Spinal arthritis surgery
The decision to undergo spinal arthritis surgery may seem like an easy choice when the severely debilitating symptoms of spinal arthritis are affecting your quality of life. However, surgery is a major decision and can impact a person’s physical, mental and financial wellbeing. It is important to gather as much information as possible before deciding that spinal arthritis surgery is the right treatment option.
Election for surgery should be preceded by extensive self-education concerning the effects of surgery as well as all of the surgical options available to treat the condition. Spinal arthritis is characterized by inflammation and breakdown of the spinal facet joints. Spinal arthritis may manifest as either osteoarthritis (the most common form; defined by degradation of spinal cartilage through activity or trauma) or spinal rheumatoid arthritis (less common, but more debilitating; defined by the body’s attack on its own joints).
A healthy joint should move fluidly and seamlessly. As inflammation and the resulting degeneration destroy the joint, movement is hampered by roughened or disintegrated skeletal cartilage. The symptom of a bone unprotected by cartilage, pain and/or a grinding sensation is common as bare bones rub against one another. If you are one of the millions of people who live with this condition, this painful feeling of spinal arthritis symptoms is already a reality. Medical science has not yet perfected treatments to replace surface cartilage effectively. Stem cell and other treatments are under development.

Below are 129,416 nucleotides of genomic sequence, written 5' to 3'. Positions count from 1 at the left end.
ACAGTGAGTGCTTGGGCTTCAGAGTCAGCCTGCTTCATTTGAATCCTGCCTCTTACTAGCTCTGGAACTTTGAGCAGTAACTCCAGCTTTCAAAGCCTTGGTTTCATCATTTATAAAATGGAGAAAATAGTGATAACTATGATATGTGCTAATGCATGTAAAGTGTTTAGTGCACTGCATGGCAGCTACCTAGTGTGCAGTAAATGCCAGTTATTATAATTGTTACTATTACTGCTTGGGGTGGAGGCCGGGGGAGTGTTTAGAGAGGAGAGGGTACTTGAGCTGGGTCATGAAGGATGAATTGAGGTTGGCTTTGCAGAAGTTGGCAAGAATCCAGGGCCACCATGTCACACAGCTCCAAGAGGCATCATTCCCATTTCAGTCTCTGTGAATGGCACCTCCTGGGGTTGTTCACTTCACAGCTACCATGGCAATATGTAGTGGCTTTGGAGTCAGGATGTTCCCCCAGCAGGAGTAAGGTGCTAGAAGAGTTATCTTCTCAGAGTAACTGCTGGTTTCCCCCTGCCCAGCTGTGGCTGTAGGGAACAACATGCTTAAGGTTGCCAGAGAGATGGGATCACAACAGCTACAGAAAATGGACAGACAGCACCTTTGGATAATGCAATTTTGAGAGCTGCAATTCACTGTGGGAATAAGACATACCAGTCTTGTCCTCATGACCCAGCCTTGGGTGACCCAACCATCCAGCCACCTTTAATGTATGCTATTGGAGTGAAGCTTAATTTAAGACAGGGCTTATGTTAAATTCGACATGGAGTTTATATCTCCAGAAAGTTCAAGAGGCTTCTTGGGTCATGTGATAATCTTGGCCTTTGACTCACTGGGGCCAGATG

If your physician has diagnosed you with spinal arthritis and suggests that surgery might be a way to relieve pain, some common procedures that may be suggested include:
- Laminectomy — This procedure includes the removal of lamina (the bony roof of the vertebral arch) and the removal of bone spurs (osteophytes) that cause nerve compression.
- Spinal fusion — This procedure is the joining, through bone graft or hardware, of two or more vertebrae. It is meant to eliminate mobility and pain and also used to bolster the spine when bone has been removed in procedures like a laminectomy or foraminectomy.
- Osteotomy — This procedure is a cutting away of diseased or abnormal bone.
- Osteoplasty — This procedure cuts away diseased or abnormal bone with artificial or natural boney replacement. Osteoplasty of the extremities is common, for example, in knee replacement. Osteoplasty of facet joints has not yet been developed.
- Foraminectomy — This procedure is a form of spinal arthritis surgery that enlarges neural foramen by removing significant amounts of bone.
Generally, the above options for spinal arthritis surgery are traditional, open back surgeries that require hospital stays and long rehabilitation periods. If you feel that these may not be the right options for you, there are alternatives. Thanks to new advancements in spine surgery, Laser Spine Institute offers minimally invasive decompression and stabilization procedures that can address some causes of spinal arthritis symptoms.
These outpatient procedures can help you find relief from your spinal arthritis pain without the risks and lengthy recovery associated with open back surgery.^ For example, our minimally invasive stabilization surgery utilizes much smaller incisions compared to traditional open spinal fusions. Contact us today to learn how we can help you find relief from your debilitating spinal arthritis.